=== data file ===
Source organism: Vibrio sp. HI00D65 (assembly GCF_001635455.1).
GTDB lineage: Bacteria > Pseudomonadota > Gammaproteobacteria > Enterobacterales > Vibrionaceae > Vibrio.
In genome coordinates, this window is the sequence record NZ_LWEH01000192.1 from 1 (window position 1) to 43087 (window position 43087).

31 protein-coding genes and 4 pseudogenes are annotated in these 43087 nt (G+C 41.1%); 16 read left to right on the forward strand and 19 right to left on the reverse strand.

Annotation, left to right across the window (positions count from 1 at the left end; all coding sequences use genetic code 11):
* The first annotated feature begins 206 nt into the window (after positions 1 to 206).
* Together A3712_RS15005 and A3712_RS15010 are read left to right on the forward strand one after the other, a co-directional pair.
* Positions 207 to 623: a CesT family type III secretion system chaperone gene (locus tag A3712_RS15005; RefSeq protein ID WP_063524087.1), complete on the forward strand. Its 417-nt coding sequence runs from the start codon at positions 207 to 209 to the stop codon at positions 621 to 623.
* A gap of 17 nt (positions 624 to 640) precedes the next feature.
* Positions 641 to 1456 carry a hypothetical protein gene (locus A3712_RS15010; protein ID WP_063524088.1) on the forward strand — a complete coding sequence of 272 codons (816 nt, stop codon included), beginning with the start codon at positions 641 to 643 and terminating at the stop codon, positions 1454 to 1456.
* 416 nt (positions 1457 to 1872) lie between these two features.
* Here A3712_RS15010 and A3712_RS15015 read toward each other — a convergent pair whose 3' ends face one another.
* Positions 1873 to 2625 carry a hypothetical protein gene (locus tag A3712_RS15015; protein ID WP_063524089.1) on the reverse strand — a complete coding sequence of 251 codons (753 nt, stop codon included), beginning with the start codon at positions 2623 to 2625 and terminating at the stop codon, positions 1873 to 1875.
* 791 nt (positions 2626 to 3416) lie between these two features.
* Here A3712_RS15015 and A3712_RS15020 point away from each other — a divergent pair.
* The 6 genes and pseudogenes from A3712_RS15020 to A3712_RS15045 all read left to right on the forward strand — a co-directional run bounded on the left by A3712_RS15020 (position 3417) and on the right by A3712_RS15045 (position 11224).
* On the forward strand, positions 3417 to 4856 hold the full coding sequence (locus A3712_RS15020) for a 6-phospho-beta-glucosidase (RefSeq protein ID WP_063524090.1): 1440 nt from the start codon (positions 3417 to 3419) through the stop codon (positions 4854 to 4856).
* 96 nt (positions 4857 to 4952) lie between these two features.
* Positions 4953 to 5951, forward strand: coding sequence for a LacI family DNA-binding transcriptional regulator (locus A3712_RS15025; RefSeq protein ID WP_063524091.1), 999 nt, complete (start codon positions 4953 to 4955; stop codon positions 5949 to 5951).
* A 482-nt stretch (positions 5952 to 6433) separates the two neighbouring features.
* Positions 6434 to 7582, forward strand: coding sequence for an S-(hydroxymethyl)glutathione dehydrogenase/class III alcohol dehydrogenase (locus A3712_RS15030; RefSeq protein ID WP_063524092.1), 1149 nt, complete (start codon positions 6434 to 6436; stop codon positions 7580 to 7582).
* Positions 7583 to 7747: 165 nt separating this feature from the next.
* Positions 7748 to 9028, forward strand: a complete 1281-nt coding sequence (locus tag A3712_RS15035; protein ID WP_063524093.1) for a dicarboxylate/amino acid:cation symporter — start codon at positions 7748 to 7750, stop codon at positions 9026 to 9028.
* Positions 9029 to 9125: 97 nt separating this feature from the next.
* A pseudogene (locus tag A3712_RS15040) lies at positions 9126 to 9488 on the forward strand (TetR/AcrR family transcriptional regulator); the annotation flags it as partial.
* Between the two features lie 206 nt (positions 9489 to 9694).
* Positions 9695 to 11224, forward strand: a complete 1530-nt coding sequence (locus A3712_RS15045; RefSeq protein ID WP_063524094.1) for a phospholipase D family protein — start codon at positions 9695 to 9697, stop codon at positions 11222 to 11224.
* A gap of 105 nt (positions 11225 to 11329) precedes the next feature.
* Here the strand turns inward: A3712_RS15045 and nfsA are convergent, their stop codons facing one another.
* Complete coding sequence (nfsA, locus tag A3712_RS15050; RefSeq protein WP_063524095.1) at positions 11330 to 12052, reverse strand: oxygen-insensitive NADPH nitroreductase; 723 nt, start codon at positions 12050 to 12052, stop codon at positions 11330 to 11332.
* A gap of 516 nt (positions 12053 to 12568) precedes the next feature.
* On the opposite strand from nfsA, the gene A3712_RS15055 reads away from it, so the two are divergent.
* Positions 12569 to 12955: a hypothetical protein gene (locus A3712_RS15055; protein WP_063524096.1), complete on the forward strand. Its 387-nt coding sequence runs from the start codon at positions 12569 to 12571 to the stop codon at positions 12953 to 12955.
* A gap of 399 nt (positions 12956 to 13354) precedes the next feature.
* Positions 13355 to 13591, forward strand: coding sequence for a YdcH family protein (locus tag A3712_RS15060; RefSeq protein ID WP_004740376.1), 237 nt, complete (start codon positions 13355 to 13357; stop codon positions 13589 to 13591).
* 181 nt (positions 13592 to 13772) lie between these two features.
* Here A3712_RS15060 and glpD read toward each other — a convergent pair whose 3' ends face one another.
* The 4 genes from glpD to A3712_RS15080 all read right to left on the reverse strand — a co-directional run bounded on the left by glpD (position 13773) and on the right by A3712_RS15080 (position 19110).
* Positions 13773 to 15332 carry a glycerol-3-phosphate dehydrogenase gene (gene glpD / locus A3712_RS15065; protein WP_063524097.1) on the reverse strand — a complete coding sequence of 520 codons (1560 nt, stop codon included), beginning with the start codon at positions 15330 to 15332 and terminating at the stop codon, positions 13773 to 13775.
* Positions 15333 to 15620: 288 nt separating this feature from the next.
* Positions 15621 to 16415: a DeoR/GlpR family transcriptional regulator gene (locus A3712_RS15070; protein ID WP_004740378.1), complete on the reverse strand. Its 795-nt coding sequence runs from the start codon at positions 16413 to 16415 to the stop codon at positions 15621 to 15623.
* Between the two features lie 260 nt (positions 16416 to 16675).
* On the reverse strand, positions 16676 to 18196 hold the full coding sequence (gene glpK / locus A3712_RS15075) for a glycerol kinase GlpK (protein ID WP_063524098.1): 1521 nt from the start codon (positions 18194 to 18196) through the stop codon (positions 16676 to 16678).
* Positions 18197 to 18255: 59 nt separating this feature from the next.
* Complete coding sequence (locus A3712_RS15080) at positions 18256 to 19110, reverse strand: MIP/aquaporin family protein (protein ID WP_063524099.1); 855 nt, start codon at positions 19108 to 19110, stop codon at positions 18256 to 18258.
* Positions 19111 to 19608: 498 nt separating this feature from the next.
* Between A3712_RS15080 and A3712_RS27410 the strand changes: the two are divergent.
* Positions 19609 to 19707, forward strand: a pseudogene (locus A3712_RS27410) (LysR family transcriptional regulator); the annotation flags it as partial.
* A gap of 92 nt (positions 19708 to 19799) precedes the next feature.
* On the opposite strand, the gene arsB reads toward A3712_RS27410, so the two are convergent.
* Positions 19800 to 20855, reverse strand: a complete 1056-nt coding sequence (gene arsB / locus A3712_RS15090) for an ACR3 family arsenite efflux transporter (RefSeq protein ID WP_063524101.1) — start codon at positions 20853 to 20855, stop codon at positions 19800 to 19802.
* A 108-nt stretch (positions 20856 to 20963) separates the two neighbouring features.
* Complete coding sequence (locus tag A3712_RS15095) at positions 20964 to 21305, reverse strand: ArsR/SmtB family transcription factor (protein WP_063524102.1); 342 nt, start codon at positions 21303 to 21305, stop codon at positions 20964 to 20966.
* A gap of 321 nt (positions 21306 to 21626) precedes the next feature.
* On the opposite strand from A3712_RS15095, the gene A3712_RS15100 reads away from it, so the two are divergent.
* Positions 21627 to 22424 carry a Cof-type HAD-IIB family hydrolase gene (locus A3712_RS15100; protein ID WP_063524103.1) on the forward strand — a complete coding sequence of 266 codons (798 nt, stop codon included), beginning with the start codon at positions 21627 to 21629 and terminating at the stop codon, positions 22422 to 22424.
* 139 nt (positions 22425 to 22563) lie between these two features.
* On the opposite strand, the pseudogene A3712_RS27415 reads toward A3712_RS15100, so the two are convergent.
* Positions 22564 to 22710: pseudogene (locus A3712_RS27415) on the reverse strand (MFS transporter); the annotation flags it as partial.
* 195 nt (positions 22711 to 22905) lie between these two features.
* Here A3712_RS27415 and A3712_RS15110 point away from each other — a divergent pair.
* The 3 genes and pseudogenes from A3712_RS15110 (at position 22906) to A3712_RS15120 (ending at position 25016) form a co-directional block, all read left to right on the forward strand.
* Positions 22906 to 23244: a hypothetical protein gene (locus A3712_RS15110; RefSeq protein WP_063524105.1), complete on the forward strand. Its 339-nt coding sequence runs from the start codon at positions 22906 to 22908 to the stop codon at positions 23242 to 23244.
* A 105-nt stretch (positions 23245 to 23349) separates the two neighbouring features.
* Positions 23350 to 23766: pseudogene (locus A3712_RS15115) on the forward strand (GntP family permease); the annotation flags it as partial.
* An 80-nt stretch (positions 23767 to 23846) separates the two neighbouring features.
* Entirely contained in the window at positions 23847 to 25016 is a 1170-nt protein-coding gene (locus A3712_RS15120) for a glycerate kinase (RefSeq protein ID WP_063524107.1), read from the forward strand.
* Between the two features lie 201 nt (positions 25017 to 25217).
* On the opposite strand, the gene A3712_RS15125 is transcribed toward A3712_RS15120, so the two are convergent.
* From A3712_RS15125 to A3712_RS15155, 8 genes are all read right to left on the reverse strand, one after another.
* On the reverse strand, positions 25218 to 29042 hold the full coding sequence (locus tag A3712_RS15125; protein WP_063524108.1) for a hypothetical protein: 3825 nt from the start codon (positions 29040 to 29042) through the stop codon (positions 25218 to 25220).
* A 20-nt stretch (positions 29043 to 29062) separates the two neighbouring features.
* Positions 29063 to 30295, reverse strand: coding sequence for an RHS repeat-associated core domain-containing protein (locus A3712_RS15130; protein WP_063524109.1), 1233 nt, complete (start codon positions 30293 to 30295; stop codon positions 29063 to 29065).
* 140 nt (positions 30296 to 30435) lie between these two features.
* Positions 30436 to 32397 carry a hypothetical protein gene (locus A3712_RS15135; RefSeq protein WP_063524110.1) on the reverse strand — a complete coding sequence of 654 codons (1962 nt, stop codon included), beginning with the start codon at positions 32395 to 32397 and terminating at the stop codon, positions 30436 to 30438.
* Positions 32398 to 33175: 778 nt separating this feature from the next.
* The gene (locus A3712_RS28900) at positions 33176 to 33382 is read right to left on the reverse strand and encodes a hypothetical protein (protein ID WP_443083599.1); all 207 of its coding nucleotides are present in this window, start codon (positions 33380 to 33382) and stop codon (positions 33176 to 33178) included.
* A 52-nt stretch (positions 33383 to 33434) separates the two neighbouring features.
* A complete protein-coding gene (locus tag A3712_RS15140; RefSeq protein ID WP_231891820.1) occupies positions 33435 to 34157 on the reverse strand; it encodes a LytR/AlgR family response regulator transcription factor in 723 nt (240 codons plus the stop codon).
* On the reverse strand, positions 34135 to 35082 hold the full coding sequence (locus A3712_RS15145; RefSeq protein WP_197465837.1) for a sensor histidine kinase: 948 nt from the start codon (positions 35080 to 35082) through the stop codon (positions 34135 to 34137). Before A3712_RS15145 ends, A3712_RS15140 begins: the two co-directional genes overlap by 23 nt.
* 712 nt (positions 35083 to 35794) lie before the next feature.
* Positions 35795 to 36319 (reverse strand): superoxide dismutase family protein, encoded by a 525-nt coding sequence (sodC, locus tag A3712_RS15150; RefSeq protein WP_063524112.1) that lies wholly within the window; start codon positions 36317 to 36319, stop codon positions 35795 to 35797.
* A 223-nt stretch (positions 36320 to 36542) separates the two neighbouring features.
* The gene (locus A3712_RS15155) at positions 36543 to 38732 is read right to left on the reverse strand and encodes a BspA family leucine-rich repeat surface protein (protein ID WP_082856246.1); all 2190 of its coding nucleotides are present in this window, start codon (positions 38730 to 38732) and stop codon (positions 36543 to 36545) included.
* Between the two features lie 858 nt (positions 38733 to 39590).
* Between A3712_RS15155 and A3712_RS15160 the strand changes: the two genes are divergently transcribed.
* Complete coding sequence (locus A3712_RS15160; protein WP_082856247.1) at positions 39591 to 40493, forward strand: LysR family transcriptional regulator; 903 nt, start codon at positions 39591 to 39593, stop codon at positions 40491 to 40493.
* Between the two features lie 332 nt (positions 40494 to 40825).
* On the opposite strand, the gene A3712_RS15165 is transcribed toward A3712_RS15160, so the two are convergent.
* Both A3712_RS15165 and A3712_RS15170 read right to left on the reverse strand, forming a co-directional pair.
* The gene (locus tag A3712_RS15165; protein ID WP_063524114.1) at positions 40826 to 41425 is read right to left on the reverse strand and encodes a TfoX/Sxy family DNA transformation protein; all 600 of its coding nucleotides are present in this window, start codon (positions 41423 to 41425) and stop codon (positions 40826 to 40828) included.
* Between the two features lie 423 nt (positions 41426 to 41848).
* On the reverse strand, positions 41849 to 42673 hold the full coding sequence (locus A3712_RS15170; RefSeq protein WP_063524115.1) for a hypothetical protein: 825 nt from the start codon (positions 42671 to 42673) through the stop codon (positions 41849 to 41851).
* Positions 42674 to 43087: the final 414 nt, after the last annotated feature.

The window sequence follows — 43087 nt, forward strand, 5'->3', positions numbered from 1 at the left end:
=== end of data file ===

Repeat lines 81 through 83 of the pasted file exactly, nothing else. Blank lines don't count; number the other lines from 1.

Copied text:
* 712 nt (positions 35083 to 35794) lie before the next feature.
* Positions 35795 to 36319 (reverse strand): superoxide dismutase family protein, encoded by a 525-nt coding sequence (sodC, locus tag A3712_RS15150; RefSeq protein WP_063524112.1) that lies wholly within the window; start codon positions 36317 to 36319, stop codon positions 35795 to 35797.
* A 223-nt stretch (positions 36320 to 36542) separates the two neighbouring features.